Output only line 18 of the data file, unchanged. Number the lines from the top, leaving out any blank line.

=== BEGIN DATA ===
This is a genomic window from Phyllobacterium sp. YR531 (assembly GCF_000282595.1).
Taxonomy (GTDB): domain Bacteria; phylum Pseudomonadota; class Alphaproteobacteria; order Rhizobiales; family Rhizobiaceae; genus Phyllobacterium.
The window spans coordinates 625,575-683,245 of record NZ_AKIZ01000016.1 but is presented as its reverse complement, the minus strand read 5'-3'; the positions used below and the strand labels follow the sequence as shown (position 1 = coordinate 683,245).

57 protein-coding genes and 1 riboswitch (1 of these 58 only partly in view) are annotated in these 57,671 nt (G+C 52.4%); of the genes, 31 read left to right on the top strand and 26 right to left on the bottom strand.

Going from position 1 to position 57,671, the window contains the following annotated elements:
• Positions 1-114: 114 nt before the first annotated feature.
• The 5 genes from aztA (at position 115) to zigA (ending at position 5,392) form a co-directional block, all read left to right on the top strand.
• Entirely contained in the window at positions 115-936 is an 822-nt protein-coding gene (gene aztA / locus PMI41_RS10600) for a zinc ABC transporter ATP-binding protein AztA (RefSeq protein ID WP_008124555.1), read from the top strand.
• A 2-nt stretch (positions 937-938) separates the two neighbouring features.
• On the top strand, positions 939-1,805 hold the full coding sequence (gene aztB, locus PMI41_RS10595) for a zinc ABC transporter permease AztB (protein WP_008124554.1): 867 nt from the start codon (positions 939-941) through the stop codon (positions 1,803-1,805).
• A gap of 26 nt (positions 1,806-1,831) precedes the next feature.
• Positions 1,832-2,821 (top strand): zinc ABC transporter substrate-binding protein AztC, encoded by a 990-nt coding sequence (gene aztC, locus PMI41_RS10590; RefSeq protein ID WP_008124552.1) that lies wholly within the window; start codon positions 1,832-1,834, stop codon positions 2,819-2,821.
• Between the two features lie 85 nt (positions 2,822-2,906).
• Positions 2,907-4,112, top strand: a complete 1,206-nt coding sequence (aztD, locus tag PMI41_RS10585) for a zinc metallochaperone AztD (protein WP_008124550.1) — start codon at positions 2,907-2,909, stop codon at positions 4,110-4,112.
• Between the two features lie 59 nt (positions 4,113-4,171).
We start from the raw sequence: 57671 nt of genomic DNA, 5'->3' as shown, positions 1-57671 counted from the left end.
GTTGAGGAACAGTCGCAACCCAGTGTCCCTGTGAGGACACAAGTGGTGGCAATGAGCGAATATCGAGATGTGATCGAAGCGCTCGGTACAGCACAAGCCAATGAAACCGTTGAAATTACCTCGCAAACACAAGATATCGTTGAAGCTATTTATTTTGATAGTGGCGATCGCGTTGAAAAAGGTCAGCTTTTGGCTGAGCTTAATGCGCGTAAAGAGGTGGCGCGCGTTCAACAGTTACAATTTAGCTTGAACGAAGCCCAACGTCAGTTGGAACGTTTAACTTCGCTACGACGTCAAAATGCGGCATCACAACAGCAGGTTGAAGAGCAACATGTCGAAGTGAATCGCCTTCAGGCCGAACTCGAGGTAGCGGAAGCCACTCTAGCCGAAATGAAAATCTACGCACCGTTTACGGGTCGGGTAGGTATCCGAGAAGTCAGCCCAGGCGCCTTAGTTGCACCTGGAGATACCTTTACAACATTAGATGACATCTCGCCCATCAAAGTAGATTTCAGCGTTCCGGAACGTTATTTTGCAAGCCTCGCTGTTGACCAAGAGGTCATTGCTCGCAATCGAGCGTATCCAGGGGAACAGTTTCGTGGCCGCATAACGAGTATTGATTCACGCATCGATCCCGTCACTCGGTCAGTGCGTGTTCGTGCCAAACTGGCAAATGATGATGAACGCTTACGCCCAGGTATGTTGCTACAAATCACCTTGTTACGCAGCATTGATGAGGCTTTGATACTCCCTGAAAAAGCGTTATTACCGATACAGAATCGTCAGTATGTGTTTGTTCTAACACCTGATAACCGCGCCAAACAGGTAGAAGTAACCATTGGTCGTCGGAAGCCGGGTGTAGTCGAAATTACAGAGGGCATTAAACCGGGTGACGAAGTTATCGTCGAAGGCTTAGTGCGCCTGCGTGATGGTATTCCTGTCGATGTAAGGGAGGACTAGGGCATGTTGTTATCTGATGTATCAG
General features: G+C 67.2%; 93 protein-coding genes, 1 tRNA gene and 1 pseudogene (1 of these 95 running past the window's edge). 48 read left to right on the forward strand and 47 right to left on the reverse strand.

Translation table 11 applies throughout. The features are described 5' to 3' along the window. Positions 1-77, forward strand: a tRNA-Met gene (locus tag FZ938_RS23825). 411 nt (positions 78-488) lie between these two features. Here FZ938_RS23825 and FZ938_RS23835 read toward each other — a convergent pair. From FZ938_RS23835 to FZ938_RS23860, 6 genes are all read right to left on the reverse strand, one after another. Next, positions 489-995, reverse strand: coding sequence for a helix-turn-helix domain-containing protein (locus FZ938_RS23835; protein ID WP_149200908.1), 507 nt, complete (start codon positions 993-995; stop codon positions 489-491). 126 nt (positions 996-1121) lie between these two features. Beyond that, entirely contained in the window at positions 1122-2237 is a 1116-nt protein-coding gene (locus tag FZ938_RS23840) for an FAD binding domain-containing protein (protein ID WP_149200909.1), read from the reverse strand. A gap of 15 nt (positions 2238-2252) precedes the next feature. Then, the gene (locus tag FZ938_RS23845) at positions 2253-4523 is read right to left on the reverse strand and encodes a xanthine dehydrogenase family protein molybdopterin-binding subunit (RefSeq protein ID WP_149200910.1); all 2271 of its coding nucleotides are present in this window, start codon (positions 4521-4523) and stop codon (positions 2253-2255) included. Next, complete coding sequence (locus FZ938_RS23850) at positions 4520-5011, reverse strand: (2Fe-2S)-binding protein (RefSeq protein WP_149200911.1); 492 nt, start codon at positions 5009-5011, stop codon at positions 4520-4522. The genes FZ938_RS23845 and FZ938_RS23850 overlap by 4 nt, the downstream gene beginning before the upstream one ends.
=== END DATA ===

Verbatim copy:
General features: G+C 67.2%; 93 protein-coding genes, 1 tRNA gene and 1 pseudogene (1 of these 95 running past the window's edge). 48 read left to right on the forward strand and 47 right to left on the reverse strand.